Last month's rumors that Apple (NASDAQ:AAPL) may have its highly anticipated augmented reality (AR) headset ready to ship next year did seem a little questionable, considering how daunting a task Apple faces in creating an AR ecosystem. Instead, the AR headset might not launch until 2022, which could be followed by a slimmer set of AR glasses the year after that.
Investors are just going to have to be patient for Apple's next foray into a new product category.
A tale of two AR products in the pipeline
The Information reports that Apple recently had an internal presentation that detailed its AR ambitions to an estimated 1,000 employees. AR chief Mike Rockwell, a former Dolby exec that Apple hired in 2015, explained to workers how the device would function.
The headset is code-named N301 and will be capable of delivering both AR and virtual reality (VR) experiences, and will look like Facebook's Oculus Quest VR headset, according to the report. The Quest completely obscures the user's eyes, but Apple's headset may have cameras that still allow the user to see the outside world. That sounds similar to the transparency mode found on the new AirPods Pro and Solo Pro, which pass through audio using external microphones, but with video.
CEO Tim Cook has said that he considers VR to be a socially isolating experience, which is one reason why he thinks AR has more broad-based potential.
"I'm excited about Augmented Reality because unlike Virtual Reality which closes the world out, AR allows individuals to be present in the world but hopefully allows an improvement on what's happening presently," Cook said in early 2017. "Most people don't want to lock themselves out from the world for a long period of time and today you can't do that because you get sick from it."
The AR headset is expected to feature a high-resolution display while being able to create detailed 3D environmental maps. It's unclear whether Apple is leveraging all of the 3D sensing work it has been doing in recent years, which underpins the company's Face ID technology. Apple is reportedly planning to get its army of third-party developers to start creating apps and content for the hardware around 2021.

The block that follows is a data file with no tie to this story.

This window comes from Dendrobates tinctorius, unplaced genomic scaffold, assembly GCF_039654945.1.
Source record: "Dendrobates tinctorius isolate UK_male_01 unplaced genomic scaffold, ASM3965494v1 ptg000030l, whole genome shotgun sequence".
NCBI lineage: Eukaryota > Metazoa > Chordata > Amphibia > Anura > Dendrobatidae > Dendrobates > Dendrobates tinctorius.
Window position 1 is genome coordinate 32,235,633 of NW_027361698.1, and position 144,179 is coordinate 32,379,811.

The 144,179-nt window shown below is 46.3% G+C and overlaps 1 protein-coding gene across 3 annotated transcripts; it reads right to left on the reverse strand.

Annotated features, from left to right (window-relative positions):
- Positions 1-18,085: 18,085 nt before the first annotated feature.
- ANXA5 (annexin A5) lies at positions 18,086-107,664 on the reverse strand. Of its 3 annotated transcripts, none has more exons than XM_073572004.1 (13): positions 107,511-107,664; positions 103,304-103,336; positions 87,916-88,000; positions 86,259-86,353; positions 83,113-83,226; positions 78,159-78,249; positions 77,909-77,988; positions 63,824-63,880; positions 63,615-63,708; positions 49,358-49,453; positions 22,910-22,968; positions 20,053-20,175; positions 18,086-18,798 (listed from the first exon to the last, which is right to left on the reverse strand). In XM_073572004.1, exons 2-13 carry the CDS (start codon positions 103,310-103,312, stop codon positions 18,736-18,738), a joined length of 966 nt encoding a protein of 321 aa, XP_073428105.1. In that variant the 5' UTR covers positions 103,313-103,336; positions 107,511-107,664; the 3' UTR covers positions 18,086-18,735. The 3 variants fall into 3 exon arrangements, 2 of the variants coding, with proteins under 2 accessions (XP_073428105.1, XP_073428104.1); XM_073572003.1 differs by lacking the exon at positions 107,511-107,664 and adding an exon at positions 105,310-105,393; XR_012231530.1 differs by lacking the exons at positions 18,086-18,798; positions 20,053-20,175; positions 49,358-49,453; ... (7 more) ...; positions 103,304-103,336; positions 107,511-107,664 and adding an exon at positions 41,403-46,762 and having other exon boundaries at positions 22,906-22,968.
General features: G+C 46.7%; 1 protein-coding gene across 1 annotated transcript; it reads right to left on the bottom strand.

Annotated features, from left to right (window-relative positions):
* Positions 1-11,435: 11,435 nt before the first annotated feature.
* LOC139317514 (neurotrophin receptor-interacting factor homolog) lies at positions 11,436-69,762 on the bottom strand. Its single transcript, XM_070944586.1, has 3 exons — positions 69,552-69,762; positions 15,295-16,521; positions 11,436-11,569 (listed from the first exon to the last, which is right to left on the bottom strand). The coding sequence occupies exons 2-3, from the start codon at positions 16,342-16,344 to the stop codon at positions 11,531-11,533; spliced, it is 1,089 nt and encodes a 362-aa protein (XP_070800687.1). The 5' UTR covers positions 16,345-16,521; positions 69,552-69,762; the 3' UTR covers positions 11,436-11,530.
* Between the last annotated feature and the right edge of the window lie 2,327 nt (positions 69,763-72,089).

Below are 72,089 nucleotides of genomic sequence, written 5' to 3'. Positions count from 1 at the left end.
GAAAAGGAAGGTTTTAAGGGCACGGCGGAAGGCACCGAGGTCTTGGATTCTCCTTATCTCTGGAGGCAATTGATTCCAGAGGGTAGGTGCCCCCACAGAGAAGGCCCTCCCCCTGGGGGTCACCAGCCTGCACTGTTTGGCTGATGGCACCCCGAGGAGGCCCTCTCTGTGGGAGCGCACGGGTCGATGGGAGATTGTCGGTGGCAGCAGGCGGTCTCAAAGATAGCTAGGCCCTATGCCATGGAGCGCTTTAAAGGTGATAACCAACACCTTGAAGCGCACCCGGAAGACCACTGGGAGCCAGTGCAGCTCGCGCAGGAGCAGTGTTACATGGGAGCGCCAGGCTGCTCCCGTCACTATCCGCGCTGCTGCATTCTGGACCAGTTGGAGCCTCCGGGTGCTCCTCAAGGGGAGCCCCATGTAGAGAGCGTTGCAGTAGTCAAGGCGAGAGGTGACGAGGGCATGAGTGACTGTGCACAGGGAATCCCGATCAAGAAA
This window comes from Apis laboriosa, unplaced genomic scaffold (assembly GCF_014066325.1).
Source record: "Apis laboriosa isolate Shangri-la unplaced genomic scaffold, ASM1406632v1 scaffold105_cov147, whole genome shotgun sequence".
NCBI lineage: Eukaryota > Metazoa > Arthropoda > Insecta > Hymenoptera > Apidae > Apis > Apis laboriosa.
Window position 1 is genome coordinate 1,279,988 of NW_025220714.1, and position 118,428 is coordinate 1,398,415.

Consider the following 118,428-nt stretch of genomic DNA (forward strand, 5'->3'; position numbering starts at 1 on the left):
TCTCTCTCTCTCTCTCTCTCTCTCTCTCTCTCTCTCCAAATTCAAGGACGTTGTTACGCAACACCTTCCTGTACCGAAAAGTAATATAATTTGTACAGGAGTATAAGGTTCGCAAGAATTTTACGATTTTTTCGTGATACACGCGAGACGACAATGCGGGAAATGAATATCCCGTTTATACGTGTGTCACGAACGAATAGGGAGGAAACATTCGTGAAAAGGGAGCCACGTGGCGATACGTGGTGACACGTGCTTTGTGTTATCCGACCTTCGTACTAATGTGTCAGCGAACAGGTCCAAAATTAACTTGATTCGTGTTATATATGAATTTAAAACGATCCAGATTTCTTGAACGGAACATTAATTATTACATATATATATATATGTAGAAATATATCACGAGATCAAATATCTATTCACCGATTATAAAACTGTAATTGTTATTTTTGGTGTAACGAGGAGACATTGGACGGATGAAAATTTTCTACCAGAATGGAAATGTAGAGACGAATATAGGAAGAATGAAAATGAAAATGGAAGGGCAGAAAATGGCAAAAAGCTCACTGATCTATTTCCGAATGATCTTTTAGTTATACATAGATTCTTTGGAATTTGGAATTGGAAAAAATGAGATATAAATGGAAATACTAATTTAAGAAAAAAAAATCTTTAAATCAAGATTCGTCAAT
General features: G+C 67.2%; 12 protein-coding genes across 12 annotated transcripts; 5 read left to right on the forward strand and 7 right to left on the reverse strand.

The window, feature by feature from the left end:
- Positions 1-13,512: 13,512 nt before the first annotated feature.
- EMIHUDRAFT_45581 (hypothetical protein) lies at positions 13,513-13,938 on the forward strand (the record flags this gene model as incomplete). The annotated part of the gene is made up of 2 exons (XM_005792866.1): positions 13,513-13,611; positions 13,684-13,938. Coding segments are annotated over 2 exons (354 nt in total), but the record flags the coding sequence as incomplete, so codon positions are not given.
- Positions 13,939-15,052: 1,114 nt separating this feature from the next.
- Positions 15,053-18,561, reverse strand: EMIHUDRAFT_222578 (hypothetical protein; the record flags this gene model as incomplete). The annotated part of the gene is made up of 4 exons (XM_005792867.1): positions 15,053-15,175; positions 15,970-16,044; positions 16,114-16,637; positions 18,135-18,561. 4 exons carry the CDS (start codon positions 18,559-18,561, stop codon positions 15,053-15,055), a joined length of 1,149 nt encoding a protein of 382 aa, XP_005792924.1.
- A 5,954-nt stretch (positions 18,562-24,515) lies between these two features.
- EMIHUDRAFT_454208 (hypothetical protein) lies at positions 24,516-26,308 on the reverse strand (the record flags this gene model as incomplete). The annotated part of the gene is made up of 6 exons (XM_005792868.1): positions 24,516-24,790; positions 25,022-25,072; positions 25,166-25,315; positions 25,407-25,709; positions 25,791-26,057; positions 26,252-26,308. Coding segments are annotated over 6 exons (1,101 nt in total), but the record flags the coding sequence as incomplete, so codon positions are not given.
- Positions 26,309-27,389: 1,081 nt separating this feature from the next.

The AR glasses, on the other hand, will take longer to develop. Code-named N421, Apple wants users to wear them on a daily basis, which means it still needs to do more miniaturization work, as the current prototype has fairly thick frames, according to the report. Amazon.com recently introduced wearable Echo Frames, which are mostly a way to provide access to Alexa and have no AR features. Apple's glasses may include special lenses that become darker when the user is using AR functions as a way to signal to other people that AR is in use.
It's somewhat peculiar that Apple, famous for its secrecy as well as its willingness to prosecute leakers, would share the information with so many employees, virtually guaranteeing that details would escape the walls of Apple Park. While it's an open secret that Apple is working on an AR headset, specific details are highly sensitive, competitively speaking.
We might have to wait a little bit longer to see what the Mac maker has in the pipeline.